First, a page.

Home > Shopping for a Billionaire's Wife (Shopping for a Billionaire #8)(3)

Shopping for a Billionaire's Wife (Shopping for a Billionaire #8)(3)
Author: Julia Kent

He is wondering whether my crying means he’s not getting sex today.

“Stop it,” I yell, handing him back his phone.

“Stop what?”

“Wondering if I’ll sleep with you today.”

“How do you do that?” he bellows, moving his hips just so, taking the pressure off me.

Because I’m right, he can’t argue. I thumb through my own phone. Most of the messages are from Grace, Jessica Coffin, various news stations, Mom, Mom, Mom and more Mom in there. She is on the attack, the messages varying wildly from nasty incrimination to desperate pleading, back to the nasties again.

It’s like reading a string of text messages during my fights with my ex-boyfriend, Steve, only Mom’s language is way more colorful. I think I see Dad in there, too, but after a while it’s all a blur. The buzz of the helicopter as we continue makes it hard to concentrate. Hell, the last ninety minutes makes it impossible to concentrate.

What did we just do?

I select one from my sister, Carol, figuring that should be safe.

Thanks for replacing my Worst Wedding Ever. Mom and I are bonding over this, she wrote. Please get married by a Liberace impersonator in Vegas. Mom hates Elvis, but she hates Liberace even more.

“DECLAN!” I shout, pointing to my phone in horror. “THEY KNOW ABOUT VEGAS!”

Side note: I’m so glad to perform an important emotional function for my sister. Huh.

Dec grunts, the sound full of angry chagrin, and stares out the window, thinking.

Our secret lasted a whopping thirty minutes. It’s a record.

I grit my teeth and move on to one from Josh.

Can I have all your centerpieces? he wrote.


Greg’s text says, Hey! Heard you’re going to Vegas. We have some mystery shopping clients there and if you happen to—

DELETE. How in the hell did they find out?

Amanda. Amanda’s my bestie. Her messages will be a supportive balm that will get me through this time of crisis. Plus, she’ll tell me who told Mom. I’ll bet Andrew cracked. I open the most recent text from her.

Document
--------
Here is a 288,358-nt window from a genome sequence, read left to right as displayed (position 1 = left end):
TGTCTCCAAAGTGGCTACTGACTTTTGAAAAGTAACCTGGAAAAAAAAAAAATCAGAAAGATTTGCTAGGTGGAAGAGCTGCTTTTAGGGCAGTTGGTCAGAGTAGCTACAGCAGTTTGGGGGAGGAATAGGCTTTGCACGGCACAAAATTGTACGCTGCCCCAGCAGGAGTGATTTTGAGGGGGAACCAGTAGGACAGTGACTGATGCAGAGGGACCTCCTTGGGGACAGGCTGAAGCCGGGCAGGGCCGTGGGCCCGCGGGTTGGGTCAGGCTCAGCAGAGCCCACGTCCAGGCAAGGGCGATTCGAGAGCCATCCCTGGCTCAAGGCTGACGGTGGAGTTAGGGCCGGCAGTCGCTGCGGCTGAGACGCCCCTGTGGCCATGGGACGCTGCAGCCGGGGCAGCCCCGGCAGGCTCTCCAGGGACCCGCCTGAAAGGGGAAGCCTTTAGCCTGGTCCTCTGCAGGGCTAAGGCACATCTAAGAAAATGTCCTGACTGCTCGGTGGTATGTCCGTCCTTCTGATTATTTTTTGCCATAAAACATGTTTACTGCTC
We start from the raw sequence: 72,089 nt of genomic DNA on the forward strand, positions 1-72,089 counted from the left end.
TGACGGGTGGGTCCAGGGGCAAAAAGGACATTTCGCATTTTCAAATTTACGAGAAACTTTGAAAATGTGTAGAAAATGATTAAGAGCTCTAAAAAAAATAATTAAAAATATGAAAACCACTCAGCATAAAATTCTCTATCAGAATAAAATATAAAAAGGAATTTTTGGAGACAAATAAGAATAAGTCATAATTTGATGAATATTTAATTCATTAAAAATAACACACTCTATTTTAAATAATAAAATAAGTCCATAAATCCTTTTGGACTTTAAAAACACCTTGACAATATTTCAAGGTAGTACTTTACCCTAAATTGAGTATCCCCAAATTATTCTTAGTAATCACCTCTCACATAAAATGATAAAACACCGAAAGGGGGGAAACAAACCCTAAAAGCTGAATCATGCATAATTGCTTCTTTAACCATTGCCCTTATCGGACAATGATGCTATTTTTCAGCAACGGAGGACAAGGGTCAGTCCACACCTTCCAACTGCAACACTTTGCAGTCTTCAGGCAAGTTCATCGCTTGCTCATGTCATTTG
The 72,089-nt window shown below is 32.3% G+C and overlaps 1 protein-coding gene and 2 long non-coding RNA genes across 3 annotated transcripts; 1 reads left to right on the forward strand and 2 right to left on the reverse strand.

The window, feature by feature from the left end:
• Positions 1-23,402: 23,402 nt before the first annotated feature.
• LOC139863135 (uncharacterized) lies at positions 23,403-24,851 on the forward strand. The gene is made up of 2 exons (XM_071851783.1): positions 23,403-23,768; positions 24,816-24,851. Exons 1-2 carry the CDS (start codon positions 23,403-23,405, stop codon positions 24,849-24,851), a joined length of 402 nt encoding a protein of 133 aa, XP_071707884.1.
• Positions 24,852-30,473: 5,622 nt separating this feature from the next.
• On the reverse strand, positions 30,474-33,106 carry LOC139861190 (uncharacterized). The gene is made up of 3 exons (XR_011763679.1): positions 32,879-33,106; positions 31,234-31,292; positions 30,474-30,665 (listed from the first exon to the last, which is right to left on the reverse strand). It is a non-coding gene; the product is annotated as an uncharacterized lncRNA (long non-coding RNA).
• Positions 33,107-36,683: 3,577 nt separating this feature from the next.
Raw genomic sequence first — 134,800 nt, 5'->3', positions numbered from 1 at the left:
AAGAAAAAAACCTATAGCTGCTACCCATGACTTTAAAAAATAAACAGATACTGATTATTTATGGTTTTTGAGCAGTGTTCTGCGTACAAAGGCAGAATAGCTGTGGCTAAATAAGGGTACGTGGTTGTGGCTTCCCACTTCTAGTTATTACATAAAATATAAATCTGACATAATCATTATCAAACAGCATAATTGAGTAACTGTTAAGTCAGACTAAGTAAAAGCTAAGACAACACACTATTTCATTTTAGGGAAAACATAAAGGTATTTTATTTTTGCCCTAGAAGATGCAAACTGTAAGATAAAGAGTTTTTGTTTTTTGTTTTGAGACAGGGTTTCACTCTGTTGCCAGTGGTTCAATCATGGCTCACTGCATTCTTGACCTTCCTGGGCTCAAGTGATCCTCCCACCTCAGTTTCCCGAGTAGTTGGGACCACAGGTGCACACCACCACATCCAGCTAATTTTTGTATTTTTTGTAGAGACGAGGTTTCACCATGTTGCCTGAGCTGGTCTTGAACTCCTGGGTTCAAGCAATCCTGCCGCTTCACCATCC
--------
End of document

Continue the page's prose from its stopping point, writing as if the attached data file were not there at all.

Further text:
Jessica Coffin is here at your abandoned wedding reception telling three different cable channels all about #poopwatch, Amanda texted. Your wedding hashtags are now #smartgroomwhew #poopwatchbride and #runawaybillionaire

Text messages are so overrated.

Vegas. I’m numb. Mom knows we’re going to Vegas.

“Shannon,” Declan says, pulling the headphone off my left ear, whispering in a husky voice. “Until ninety minutes ago, my day was pretty simple. Wake up. Take care of business in the shower so I don’t turn into Two-Minute Husband on our wedding night—”


“Never mind. It’s not important.” He frowns. “Scratch that. It is important, but that’s not what I want to talk about now.” He shakes his head quickly, then resumes his list, ticking off each item with a finger. “Shave. Go to Farmington Country Club. Wiggle like a space worm being poked by harpoons to get into the damn kilt. Remove underwear. Put on socks and shoes with laces. Add man purse and tux jacket. Grit teeth while Andrew laughs at me. Wait for Andrew to stop laughing. Gently punch Andrew’s arm when he won’t stop pointing and laughing.”

He runs out of fingers and starts over.

“Really punch Andrew’s arm. Kick Andrew out of the wedding party room with a snarl and a glare. Find you. Find you screaming at Marie. Insert self between you and Marie. Listen to your escape fantasy—”

“That is not how the day went—” I protest, but he cuts me off.

“Make the escape happen.” His words have such an anguished finality to them. “Here I am. I did it. I succeeded. Victory is mine. Then why do I feel so hollow?”

“Oh, Dec.”

The earpiece crackles as the helicopter pilot says a series of disjointed syllables that sound like someone with heated marbles in their mouth trying to sing The Star Spangled Banner.

“She’s what?” Declan says, holding his earpiece tight against his ear. He looks down at me and mutters, “Your mom called the FAA and tried to report this aircraft as a hijack.”

“You understood that?”

“You didn’t?”

“No.” Declan’s words sink in. “My mom did what?”

“Tried to ground us and have me arrested.”

“Arrested? For hijacking?”

The pilot says more mumbo jumbo.

“And kidnapping.”

“Kidnapping? Is she insane?”

“She was insane long before she tried to have the FAA down this copter.”

I grunt, the sound decidedly unfeminine, and whack him in the chest. So much for romance.

“You’re hitting me because I’m telling the truth about your mother?” he asks, incredulity flowing like melted butter at an all-night Vegas lobster buffet.


“Maybe the insanity is genetic.”

I reach under the kilt, knowing what I’ll find, and grab something. He sits up so fast, and so straight, that he bangs his head on the helicopter ceiling. I have a death grip on his joystick.

“That’s um, quite a hold you have on—”

“This can go two ways. That is the wonder of our world. We’re yin and yang. Good and evil. Black and white,” I shout above the noise. “Pain and pleasure.” I squeeze, giving him a taste of both. “Love and hate. I know you hate my mother right now. A part of me does, too. But the constant negative comments about her are getting old.” I give him an icy glare. He gives me a smoldering look.

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